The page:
Fish heads? Devils? Corporal punishment? Tons of poppy seeds? These are all essential elements of the Hungarian Christmas season. Do you want to know how Hungarians spend Christmas? Look no further, this post is for you.
Santa Claus comes on December 5th sometime during the night. Kids spend the evening singing Santa Claus songs, probably the most famous of which is Hull a pelyhes fehér hó. I’ve embedded the link so you can listen to it.
Fluffy white snow is falling, come, dear Santa!
Every child is waiting, the sound of cheerful singing.
You have in your bag all the good red apples, hazelnuts,
Come to us, we are waiting for you, dear old Santa.
Big bearded Santa, the friend of good children.
Candy, walnuts, hazelnuts are hidden in your bag.
Where you go until morning, little shoes get filled up,
Santa fills them if he sees them empty!
In the meantime, they are polishing their shoes or boots, then put them on the windowsill (on the outside of course because the Hungarian Santa isn’t a domestic intruder, he doesn’t enter people’s homes during the night while everybody is sleeping. Almost half of the population lives in blocks of flats, so it would be pretty tricky to get in, and the other half lives in detached houses with huge fences and large, fierce dogs who would hunt him down anyway.
Santa doesn’t ride his sleigh alone, though. He travels with his Krampusz! Krampusz is a black devil-like creature who scares the living hell out of naughty kids.
Good kids get what I’ve already mentioned above, so they have enough candy supply until Easter. Sounds fun, doesn’t it? What about the naughty one? Well, they get something that’s called a virgács. A virgács is a bunch of branches from a bush of willow tree, sprayed with gold paint, tied with a red ribbon at the bottom. You guessed it. It’s a spanking tool. How much more humane the British Santa is who gives coal to the naughty ones… You can see a black version of the virgács in the Krampusz’s hand in the photo above but here’s a more contemporary one:
A lot of adults dress up as Santa Claus. When I was about 7, the mom (yes, the female parent) of a friend of mine dressed up as Santa, a friend of hers dressed up as a Snow Fairy or whoever it was, borrowed a horse-drawn carriage (it was easy in the village where I grew up) and went from house to house to have a chat with the kiddos. So they came to our place. My mom answered the door, I was standing behind her. She said, ‘Rita, look! Santa Claus is here!’. “Santa” said hi to me and although she tried to deepen her voice and walk like an old man, I immediately recognized her, so I replied, ‘But Mom! This isn’t Santa Claus! This is just Ági’s mom!’. Please, don’t judge me.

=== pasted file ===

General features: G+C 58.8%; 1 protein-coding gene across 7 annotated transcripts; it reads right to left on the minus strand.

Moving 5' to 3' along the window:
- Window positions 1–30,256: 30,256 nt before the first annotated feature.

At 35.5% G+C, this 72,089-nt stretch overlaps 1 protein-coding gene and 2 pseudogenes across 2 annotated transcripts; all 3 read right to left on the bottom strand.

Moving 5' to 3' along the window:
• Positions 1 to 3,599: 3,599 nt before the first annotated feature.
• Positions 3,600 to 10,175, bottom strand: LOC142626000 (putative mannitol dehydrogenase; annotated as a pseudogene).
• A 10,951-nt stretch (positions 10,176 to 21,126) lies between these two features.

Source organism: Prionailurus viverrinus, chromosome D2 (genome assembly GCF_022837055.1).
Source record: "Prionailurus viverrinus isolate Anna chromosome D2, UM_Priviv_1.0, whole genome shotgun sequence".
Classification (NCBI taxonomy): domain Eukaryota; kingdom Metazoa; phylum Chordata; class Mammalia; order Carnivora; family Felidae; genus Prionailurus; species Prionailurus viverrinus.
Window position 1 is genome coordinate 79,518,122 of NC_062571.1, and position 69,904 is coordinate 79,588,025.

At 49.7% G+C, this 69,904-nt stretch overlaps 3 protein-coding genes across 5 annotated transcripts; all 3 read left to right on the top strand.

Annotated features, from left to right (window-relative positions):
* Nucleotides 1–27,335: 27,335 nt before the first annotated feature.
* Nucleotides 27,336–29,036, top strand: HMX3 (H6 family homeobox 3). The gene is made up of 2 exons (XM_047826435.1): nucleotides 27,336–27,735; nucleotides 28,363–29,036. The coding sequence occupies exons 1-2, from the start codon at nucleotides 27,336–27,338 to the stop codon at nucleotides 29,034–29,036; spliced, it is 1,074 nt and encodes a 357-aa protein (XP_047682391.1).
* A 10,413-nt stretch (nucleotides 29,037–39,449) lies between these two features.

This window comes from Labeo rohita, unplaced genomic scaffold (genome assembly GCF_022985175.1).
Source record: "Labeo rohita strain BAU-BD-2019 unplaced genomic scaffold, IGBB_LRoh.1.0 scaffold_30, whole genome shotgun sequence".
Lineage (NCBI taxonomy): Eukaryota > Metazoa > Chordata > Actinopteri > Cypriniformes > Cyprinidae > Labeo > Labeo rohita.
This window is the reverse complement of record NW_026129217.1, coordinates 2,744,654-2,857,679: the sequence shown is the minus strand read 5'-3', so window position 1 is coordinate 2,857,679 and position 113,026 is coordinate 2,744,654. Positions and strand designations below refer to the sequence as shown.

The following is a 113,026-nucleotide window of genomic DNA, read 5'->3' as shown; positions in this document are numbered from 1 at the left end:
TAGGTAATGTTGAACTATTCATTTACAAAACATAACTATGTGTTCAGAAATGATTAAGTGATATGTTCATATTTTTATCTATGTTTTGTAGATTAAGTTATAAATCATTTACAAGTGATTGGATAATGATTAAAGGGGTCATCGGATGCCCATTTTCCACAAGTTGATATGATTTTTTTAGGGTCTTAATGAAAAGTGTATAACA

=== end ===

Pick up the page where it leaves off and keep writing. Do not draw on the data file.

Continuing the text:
So Santa Claus Day is over, and we can now start preparing for Christmas. The traditional Hungarian Christmas tree is spruce. It has a wonderful scent and tolerated room temperature well, so it’s the perfect tree. Most Hungarians don’t have a huge tree and according to tradition, people usually buy it a few days before Christmas, never earlier. When I was a kid, I used to go with my dad to pick a tree on Christmas Eve while my mom was cleaning the house and cooking (she’s an obsessive cleaner, so it was better not to be around). We put all kinds of decorations on our trees and there is a must-have: the szaloncukor. Szaloncukor is chocolate-covered Christmas candy wrapped in shiny wrapping paper. You can buy small pieces of metal wires called szaloncukor hangers, so you can imagine how important it is to hang some on the tree. I never do it because the cats always steal them. When I was a child, I used to visit our tree quite often during the holidays, unwrap the szaloncukor, eat them, make the wrapping papers look as if something was still inside and leave them on the tree.
We have an early dinner on Christmas Eve. I guess it’s because kids are too impatient to spend the entire evening waiting for opening their presents but I’ll get back to it later. The traditional Christmas soup is fish soup which I loathe with a passion. It’s seasoned with paprika and has a very strong flavour. Hungarians are famous for their love of spicy food. But paprika overdose isn’t the worst thing about it. According to tradition, you cook in the head of the fish in one piece, so when you place the large soup bowl on the neat Christmas table, there’s a fish head floating in the soup, with the eyes still there. The main course is stuffed cabbage and for dessert, we have walnut and poppy seed bejgli. Bejgli is a roll cake made of yeast dough. And when I say poppy seed bejgli, I mean that there is about 100-150 grams of ground poppy seed in one roll. With this amount of poppy, a good mood is guaranteed. During dinner, Hungarians usually have a fight over the bejgli because the top cannot be cracked and if it, then it’s a domestic disaster.
After dinner, it’s time to open the presents. According to our tradition, the presents are brought by the baby Jesus – it’s the eve of his birthday anyway. How does he manage to sneak in to put the present under the tree while everybody is wide awake? It has been an unsolved mystery to me. That’s why I told my daughter that the angels bring the presents during the night of the 24th, so we open them in the morning on the 25th.
On December 25th and 26th we usually visit family and eat until we pass out.
What do you think about the Hungarian Christmas? Drop a comment to let me know.